sovay: (PJ Harvey: crow)
sovay ([personal profile] sovay) wrote2016-01-02 03:21 am
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You're quite a gal, Mrs. Palmer

Technically my first review of 2016 belongs to the last movie of 2015, because this really was the kind of year a person sees out with film noir. I watched it on New Year's Eve, partly because I had missed it this summer when the restored version screened for the first time on TCM. [personal profile] skygiants, I've found our third housewife noir, or whatever we want to call the genre formerly theorized from the existence of Black Angel (1946) and The Reckless Moment (1949). It's called Too Late for Tears (1949), it stars Lizabeth Scott, and it's a doozy. Right up until the inevitable moral payback, it's rather like the origin story of a femme fatale.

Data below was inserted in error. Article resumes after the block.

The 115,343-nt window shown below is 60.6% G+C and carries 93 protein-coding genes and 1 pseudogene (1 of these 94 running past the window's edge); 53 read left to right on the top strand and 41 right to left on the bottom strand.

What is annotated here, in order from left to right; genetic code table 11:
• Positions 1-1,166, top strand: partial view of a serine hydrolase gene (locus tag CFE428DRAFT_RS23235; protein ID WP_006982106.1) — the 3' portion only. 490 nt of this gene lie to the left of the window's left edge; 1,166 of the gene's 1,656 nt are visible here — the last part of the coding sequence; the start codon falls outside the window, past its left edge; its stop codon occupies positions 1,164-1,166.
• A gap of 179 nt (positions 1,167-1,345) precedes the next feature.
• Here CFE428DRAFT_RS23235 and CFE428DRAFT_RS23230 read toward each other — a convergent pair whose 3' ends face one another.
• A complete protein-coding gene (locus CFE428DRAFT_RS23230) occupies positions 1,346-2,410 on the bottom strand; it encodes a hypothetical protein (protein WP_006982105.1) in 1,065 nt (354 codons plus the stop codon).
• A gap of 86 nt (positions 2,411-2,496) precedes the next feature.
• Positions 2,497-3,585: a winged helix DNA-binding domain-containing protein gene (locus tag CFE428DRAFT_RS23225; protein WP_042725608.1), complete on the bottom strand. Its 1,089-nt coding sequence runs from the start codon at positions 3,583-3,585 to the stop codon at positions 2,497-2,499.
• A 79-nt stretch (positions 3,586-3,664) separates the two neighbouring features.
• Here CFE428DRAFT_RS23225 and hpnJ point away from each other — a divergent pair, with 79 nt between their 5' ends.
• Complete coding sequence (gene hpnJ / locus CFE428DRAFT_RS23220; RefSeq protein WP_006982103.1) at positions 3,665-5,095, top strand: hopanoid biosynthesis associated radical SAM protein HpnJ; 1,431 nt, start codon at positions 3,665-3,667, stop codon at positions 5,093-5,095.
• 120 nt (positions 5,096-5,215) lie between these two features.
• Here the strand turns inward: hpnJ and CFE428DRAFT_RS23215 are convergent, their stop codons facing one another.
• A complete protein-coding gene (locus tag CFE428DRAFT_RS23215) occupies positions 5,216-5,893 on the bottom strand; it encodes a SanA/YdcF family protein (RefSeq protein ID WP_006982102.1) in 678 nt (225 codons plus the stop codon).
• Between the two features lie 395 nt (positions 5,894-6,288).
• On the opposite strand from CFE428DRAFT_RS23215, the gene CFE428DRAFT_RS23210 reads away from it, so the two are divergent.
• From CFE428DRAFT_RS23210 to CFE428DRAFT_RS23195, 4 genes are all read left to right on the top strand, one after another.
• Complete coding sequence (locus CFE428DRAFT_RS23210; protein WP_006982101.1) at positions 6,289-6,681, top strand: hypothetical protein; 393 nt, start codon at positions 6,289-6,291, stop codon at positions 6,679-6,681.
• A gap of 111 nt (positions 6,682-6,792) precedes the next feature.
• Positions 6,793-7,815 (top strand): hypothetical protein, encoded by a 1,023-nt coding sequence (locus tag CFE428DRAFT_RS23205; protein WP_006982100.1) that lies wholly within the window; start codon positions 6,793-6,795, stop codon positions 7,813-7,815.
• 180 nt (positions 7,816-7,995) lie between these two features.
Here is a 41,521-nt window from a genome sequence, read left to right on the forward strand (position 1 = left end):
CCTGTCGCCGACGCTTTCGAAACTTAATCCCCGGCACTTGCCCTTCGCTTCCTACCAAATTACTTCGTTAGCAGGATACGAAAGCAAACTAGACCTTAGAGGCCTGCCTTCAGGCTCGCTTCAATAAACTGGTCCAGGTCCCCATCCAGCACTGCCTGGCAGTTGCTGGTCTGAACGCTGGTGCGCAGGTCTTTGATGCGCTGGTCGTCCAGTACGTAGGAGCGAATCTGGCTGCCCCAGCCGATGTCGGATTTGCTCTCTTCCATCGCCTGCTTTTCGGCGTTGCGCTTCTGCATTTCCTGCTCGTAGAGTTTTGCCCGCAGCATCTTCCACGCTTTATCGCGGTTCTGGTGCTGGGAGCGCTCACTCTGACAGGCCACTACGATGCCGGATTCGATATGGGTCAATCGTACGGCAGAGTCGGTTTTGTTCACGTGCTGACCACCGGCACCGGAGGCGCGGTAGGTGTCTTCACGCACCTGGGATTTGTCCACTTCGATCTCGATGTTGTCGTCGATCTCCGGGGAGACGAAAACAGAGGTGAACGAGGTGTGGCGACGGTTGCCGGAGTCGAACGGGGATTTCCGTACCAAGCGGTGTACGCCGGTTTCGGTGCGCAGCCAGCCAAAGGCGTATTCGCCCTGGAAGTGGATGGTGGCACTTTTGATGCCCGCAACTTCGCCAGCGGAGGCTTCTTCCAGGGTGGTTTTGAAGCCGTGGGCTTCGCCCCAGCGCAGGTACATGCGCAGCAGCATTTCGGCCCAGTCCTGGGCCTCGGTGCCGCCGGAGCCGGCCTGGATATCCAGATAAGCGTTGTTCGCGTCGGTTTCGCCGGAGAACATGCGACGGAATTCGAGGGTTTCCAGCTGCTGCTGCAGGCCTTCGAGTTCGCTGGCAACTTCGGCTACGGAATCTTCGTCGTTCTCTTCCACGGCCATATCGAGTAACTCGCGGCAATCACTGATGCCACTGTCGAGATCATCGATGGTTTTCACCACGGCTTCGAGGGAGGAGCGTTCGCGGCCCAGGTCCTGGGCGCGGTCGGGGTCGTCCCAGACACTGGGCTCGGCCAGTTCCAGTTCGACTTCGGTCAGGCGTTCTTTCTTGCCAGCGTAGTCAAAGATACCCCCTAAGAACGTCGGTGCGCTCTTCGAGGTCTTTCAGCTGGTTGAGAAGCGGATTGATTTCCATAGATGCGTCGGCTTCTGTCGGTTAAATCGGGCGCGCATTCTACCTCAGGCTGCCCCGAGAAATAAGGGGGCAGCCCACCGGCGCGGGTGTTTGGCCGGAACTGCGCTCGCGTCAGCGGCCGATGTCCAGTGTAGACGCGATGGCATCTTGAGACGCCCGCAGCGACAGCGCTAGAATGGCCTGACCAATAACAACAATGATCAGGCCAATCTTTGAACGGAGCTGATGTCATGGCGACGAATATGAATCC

Meet Jane Palmer, played by Scott in what is now considered her career-defining role—TCM ran it in memoriam of her death in January 2015. I'd never seen her before. I should like to see her again. The actress has a look of Lauren Bacall, but harder cut, with prominent cheekbones and a heavy mouth; the character keeps her eyes always a little narrowed, disdainful, difficult to see into. She can put on the persuasion with her husky voice, but it sounds truest when she's issuing flat, cold directives like "People saw me come onto this boat with my husband and they'll see me get off with him" to a man who isn't her husband and is just now beginning to realize where that leaves him, alone at night with a woman who stands no higher than his shoulder and holds a pistol with a lot more steel. He will nickname her "Tiger," hardly joking at all. "I didn't know they made them as beautiful as you are," he marvels, "and as smart—or as hard." But we don't meet her from his perspective, as usually happens with beautiful, deadly women and outclassed men. We open the movie with Jane herself, the night her bland suburban life is sideswiped by the underworld, more or less literally when a stranger in a passing car suddenly hurls a suitcase containing $100,000 in unmarked bills into the back seat of the Palmers' convertible. Very obviously, these are not kosher C-notes. So what would you do if someone else's payoff landed in your lap? For Jane, it's the once-in-a-lifetime windfall that answers all of their prayers, or hers at least. All her life, she's been striving to afford the lifestyle she never had the chance to get accustomed to: "We were white-collar poor, middle-class poor, the kind of people who can't keep up with the Joneses and die a little every day because they can't." For her husband Alan (Arthur Kennedy), who's reconciled himself to the fact that "there'll always be Joneses with a little more," the money is nothing but "a blind alley with a big barred gate at the end." He's right, of course, with the title there like cautionary neon from the start, but what's impressive is the run the movie gives Jane first.